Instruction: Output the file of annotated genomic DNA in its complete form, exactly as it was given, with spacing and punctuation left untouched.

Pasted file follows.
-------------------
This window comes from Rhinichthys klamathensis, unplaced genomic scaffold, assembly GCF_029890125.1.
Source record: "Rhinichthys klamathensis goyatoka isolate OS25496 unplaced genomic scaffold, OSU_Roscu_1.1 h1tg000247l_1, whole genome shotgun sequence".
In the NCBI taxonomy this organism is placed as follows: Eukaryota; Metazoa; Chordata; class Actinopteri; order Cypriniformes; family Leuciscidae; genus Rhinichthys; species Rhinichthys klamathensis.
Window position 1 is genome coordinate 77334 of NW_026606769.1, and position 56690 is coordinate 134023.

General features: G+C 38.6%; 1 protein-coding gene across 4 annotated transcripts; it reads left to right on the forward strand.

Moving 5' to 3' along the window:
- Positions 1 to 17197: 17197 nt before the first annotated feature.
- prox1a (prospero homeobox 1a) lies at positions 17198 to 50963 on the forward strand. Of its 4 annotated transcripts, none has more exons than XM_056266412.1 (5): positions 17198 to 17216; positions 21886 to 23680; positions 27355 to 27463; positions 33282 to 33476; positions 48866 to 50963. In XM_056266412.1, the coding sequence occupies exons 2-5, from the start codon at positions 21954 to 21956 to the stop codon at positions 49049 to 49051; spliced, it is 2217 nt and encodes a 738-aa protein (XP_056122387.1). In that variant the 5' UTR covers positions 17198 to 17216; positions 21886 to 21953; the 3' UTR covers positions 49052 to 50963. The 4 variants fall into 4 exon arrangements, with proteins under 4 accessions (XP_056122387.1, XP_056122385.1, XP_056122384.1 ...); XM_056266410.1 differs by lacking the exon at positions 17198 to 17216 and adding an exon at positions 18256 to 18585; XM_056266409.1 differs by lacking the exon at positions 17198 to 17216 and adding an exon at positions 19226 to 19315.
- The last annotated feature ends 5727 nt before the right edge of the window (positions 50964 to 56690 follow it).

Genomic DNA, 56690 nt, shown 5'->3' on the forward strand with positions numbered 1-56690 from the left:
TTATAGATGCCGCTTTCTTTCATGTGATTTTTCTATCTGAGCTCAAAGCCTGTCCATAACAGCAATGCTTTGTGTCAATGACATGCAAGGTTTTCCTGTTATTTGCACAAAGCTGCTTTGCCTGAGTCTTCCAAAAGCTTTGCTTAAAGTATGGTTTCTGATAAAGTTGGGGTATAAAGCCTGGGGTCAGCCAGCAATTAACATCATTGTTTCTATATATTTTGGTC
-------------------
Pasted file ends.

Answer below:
This window comes from Rhinichthys klamathensis, unplaced genomic scaffold, assembly GCF_029890125.1.
Source record: "Rhinichthys klamathensis goyatoka isolate OS25496 unplaced genomic scaffold, OSU_Roscu_1.1 h1tg000247l_1, whole genome shotgun sequence".
In the NCBI taxonomy this organism is placed as follows: Eukaryota; Metazoa; Chordata; class Actinopteri; order Cypriniformes; family Leuciscidae; genus Rhinichthys; species Rhinichthys klamathensis.
Window position 1 is genome coordinate 77334 of NW_026606769.1, and position 56690 is coordinate 134023.

General features: G+C 38.6%; 1 protein-coding gene across 4 annotated transcripts; it reads left to right on the forward strand.

Moving 5' to 3' along the window:
- Positions 1 to 17197: 17197 nt before the first annotated feature.
- prox1a (prospero homeobox 1a) lies at positions 17198 to 50963 on the forward strand. Of its 4 annotated transcripts, none has more exons than XM_056266412.1 (5): positions 17198 to 17216; positions 21886 to 23680; positions 27355 to 27463; positions 33282 to 33476; positions 48866 to 50963. In XM_056266412.1, the coding sequence occupies exons 2-5, from the start codon at positions 21954 to 21956 to the stop codon at positions 49049 to 49051; spliced, it is 2217 nt and encodes a 738-aa protein (XP_056122387.1). In that variant the 5' UTR covers positions 17198 to 17216; positions 21886 to 21953; the 3' UTR covers positions 49052 to 50963. The 4 variants fall into 4 exon arrangements, with proteins under 4 accessions (XP_056122387.1, XP_056122385.1, XP_056122384.1 ...); XM_056266410.1 differs by lacking the exon at positions 17198 to 17216 and adding an exon at positions 18256 to 18585; XM_056266409.1 differs by lacking the exon at positions 17198 to 17216 and adding an exon at positions 19226 to 19315.
- The last annotated feature ends 5727 nt before the right edge of the window (positions 50964 to 56690 follow it).

Genomic DNA, 56690 nt, shown 5'->3' on the forward strand with positions numbered 1-56690 from the left:
TTATAGATGCCGCTTTCTTTCATGTGATTTTTCTATCTGAGCTCAAAGCCTGTCCATAACAGCAATGCTTTGTGTCAATGACATGCAAGGTTTTCCTGTTATTTGCACAAAGCTGCTTTGCCTGAGTCTTCCAAAAGCTTTGCTTAAAGTATGGTTTCTGATAAAGTTGGGGTATAAAGCCTGGGGTCAGCCAGCAATTAACATCATTGTTTCTATATATTTTGGTC